Magnifique Montréal

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In September 2014 I was lucky to spend a weekend with me, myself & my camera in the magnificent city of Montréal located in the Canadian province of Quebec.

I had no agenda except to explore the city and its café’s – and take photos.

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Day 1:

After a short introduction to the city by the hotel’s concierge I headed towards an area that I felt was calling my name: the Latin Quarter. The Quartier Latin is an area in the Ville-Marie borough of Montreal. Amongst rows of houses with character and charm, peaceful streets greet you with a welcoming ‘bonjour’ or ‘hello’.  This city is bilingual!DSC_1502DSC_1510 DSC_1524DSC_1529DSC_1503DSC_1508DSC_1516

Montreal is one of the most bilingual cities in Quebec and Canada with 56% of the population able to speak both English and French. I would go so far to say this is one of the most bilingual cities in the world – it was fascinating to hear people conversing with each other, switching from French to English as it suited them.

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In addition to being bilingual the people in Montreal are known (in Canada) for following the fashion trends from NYC and Europe. As one of my Canadian friends put it:

In Vancouver we wear our lululemon’s [yoga pants].  In Montreal they actually get dressed up…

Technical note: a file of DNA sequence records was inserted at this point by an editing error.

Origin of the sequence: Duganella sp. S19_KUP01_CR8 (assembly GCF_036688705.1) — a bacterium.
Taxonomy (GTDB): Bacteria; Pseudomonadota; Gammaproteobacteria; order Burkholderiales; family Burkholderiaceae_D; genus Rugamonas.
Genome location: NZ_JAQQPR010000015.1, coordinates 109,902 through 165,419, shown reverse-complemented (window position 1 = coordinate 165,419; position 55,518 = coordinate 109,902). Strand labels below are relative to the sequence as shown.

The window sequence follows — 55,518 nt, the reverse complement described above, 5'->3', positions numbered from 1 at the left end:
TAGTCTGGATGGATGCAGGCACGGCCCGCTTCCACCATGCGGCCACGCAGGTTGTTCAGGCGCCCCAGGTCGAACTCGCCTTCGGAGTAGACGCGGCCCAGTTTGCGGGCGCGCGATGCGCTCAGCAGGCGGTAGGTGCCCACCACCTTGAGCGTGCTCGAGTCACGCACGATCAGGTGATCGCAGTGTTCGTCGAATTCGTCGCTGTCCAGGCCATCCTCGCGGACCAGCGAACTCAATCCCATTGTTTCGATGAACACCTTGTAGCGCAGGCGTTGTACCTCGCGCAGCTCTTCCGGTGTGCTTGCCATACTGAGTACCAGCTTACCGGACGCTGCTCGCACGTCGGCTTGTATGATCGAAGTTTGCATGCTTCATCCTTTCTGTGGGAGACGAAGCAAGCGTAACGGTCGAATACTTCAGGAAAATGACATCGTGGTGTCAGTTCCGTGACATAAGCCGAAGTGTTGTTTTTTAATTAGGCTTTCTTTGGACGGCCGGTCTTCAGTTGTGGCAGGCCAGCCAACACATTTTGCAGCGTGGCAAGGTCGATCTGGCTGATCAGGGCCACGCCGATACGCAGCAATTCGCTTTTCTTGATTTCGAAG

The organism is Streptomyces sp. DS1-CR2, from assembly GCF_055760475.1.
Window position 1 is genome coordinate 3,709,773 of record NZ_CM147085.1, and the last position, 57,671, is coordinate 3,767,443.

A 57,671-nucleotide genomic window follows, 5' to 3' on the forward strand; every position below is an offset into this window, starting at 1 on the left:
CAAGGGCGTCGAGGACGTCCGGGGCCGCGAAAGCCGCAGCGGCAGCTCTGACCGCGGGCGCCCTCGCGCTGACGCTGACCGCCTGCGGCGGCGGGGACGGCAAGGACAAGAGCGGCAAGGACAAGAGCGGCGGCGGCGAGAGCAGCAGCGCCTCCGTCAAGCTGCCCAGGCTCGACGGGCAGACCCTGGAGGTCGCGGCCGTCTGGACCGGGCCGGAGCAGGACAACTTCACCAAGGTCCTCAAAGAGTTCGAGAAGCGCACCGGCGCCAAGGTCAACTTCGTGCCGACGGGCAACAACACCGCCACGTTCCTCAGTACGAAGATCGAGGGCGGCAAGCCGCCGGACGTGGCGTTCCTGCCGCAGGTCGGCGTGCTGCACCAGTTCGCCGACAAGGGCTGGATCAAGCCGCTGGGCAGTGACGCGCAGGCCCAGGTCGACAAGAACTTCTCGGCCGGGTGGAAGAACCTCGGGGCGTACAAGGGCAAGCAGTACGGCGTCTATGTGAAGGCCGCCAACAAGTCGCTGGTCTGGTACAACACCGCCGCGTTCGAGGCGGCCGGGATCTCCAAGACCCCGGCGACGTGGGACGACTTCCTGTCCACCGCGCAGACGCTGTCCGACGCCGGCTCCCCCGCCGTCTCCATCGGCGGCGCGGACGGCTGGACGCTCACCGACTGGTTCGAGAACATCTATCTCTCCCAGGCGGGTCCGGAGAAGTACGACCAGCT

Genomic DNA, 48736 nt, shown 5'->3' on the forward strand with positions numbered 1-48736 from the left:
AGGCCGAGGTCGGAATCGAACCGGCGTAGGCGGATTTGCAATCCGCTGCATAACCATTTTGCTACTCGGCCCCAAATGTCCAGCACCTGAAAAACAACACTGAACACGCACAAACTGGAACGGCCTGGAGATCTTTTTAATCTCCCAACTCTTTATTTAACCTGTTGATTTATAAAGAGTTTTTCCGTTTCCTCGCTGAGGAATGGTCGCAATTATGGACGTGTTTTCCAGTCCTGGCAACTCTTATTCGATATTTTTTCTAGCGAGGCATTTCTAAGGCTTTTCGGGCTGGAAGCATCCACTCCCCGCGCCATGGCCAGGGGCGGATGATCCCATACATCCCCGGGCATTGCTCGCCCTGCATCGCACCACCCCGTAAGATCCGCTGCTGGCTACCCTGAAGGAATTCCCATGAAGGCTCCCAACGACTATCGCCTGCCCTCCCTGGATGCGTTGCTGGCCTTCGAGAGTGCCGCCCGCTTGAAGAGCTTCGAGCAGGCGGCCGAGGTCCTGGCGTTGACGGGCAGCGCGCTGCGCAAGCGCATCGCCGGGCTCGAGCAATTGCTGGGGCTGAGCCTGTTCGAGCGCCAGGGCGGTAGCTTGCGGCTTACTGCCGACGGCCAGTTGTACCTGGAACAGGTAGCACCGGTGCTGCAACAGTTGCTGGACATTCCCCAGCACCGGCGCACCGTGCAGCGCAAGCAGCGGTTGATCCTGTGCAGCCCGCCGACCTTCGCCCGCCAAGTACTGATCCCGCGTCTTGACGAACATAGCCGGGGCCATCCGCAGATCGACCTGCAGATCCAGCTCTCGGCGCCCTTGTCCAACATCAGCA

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Place Jacques-Cartier is a market square in the Old Montreal neighbourhood.  Here you find shops, restaurants and entertainment by musicians or street artists.  The Nelson Column – seen in the background – is the oldest public monument in Montreal and overlooks the square that is also the entrance to the Old Port of Montreal.

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Old Montreal is – as the name reveals – the oldest area of Montreal.  Parts of this neighbourhood date back to the 17th century making it one of the oldest urban areas in North America. Rue St-Paul is cultural center of Old Montreal, with numerous art galleries, restaurants, and boutiques in charming stone-faced buildings.

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I will admit I did not know Montreal was located on an island.  But it is!  And as a result, the city has a harbour that stretches for over two kilometres along the St-Lawrence River in Old Montreal.  It was used as early as 1611, when French fur traders used it as a trading post.  Today there is a science centre here, an IMAX theatre and riverfront access for cycling, walking and roller blading….